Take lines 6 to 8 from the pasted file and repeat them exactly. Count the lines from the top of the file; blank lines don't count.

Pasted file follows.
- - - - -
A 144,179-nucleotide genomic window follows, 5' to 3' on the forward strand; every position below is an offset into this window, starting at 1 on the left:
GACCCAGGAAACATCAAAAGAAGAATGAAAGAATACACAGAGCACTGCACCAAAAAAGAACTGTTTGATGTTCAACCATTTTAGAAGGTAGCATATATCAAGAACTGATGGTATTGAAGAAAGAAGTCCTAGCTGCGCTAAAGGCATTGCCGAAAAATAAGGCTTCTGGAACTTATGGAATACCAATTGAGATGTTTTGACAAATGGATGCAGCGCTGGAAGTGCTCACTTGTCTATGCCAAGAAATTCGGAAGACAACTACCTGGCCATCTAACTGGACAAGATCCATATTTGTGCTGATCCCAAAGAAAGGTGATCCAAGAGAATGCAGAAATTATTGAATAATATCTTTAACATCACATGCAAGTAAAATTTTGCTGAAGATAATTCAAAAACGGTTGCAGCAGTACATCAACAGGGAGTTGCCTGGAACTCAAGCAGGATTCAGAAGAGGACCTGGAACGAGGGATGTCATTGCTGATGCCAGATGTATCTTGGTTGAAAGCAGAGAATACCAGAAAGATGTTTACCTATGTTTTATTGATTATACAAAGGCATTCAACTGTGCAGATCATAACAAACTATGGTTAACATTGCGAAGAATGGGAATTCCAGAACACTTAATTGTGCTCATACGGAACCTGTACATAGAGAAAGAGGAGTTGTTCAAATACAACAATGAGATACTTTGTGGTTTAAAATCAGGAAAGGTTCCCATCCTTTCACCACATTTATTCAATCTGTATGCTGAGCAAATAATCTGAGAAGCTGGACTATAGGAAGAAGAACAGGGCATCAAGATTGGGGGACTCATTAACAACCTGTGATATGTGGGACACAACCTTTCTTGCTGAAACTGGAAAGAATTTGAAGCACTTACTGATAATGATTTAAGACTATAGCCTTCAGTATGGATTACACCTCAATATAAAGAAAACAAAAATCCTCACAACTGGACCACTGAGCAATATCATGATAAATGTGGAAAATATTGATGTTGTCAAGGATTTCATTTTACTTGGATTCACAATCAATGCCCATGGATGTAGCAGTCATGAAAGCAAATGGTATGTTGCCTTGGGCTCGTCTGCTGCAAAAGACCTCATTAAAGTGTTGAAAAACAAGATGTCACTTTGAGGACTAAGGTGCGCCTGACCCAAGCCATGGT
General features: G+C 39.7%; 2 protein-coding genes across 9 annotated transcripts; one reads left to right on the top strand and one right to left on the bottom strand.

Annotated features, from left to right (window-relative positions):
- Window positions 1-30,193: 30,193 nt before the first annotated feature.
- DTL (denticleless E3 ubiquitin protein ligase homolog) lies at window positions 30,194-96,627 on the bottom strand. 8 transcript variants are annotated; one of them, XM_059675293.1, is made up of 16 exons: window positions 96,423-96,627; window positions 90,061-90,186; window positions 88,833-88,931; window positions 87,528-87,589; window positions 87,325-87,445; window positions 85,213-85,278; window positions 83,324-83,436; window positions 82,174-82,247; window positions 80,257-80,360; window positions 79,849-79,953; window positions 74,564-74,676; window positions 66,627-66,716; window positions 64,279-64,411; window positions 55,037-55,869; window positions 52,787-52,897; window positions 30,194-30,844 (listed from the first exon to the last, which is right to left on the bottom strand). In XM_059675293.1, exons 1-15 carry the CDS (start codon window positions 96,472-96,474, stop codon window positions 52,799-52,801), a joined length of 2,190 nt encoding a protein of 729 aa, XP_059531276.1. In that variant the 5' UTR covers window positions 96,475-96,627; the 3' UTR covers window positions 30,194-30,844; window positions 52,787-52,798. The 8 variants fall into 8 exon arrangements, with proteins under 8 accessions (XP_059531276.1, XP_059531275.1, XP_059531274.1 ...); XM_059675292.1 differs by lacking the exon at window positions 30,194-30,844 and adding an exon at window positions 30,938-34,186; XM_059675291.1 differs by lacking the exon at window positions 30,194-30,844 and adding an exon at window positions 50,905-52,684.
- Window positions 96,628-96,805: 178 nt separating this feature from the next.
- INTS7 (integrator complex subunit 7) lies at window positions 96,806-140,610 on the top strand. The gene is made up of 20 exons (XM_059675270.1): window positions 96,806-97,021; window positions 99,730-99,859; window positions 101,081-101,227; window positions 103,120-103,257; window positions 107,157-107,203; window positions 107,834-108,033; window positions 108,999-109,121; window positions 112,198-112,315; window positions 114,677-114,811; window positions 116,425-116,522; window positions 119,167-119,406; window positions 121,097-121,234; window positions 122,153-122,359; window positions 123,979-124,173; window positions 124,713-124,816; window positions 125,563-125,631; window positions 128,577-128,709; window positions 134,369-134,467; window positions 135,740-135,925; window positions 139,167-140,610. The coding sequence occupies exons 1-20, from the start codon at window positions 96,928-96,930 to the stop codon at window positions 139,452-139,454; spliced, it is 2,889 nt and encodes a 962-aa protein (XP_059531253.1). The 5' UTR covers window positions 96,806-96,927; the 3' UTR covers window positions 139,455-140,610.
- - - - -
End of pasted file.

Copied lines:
- DTL (denticleless E3 ubiquitin protein ligase homolog) lies at window positions 30,194-96,627 on the bottom strand. 8 transcript variants are annotated; one of them, XM_059675293.1, is made up of 16 exons: window positions 96,423-96,627; window positions 90,061-90,186; window positions 88,833-88,931; window positions 87,528-87,589; window positions 87,325-87,445; window positions 85,213-85,278; window positions 83,324-83,436; window positions 82,174-82,247; window positions 80,257-80,360; window positions 79,849-79,953; window positions 74,564-74,676; window positions 66,627-66,716; window positions 64,279-64,411; window positions 55,037-55,869; window positions 52,787-52,897; window positions 30,194-30,844 (listed from the first exon to the last, which is right to left on the bottom strand). In XM_059675293.1, exons 1-15 carry the CDS (start codon window positions 96,472-96,474, stop codon window positions 52,799-52,801), a joined length of 2,190 nt encoding a protein of 729 aa, XP_059531276.1. In that variant the 5' UTR covers window positions 96,475-96,627; the 3' UTR covers window positions 30,194-30,844; window positions 52,787-52,798. The 8 variants fall into 8 exon arrangements, with proteins under 8 accessions (XP_059531276.1, XP_059531275.1, XP_059531274.1 ...); XM_059675292.1 differs by lacking the exon at window positions 30,194-30,844 and adding an exon at window positions 30,938-34,186; XM_059675291.1 differs by lacking the exon at window positions 30,194-30,844 and adding an exon at window positions 50,905-52,684.
- Window positions 96,628-96,805: 178 nt separating this feature from the next.
- INTS7 (integrator complex subunit 7) lies at window positions 96,806-140,610 on the top strand. The gene is made up of 20 exons (XM_059675270.1): window positions 96,806-97,021; window positions 99,730-99,859; window positions 101,081-101,227; window positions 103,120-103,257; window positions 107,157-107,203; window positions 107,834-108,033; window positions 108,999-109,121; window positions 112,198-112,315; window positions 114,677-114,811; window positions 116,425-116,522; window positions 119,167-119,406; window positions 121,097-121,234; window positions 122,153-122,359; window positions 123,979-124,173; window positions 124,713-124,816; window positions 125,563-125,631; window positions 128,577-128,709; window positions 134,369-134,467; window positions 135,740-135,925; window positions 139,167-140,610. The coding sequence occupies exons 1-20, from the start codon at window positions 96,928-96,930 to the stop codon at window positions 139,452-139,454; spliced, it is 2,889 nt and encodes a 962-aa protein (XP_059531253.1). The 5' UTR covers window positions 96,806-96,927; the 3' UTR covers window positions 139,455-140,610.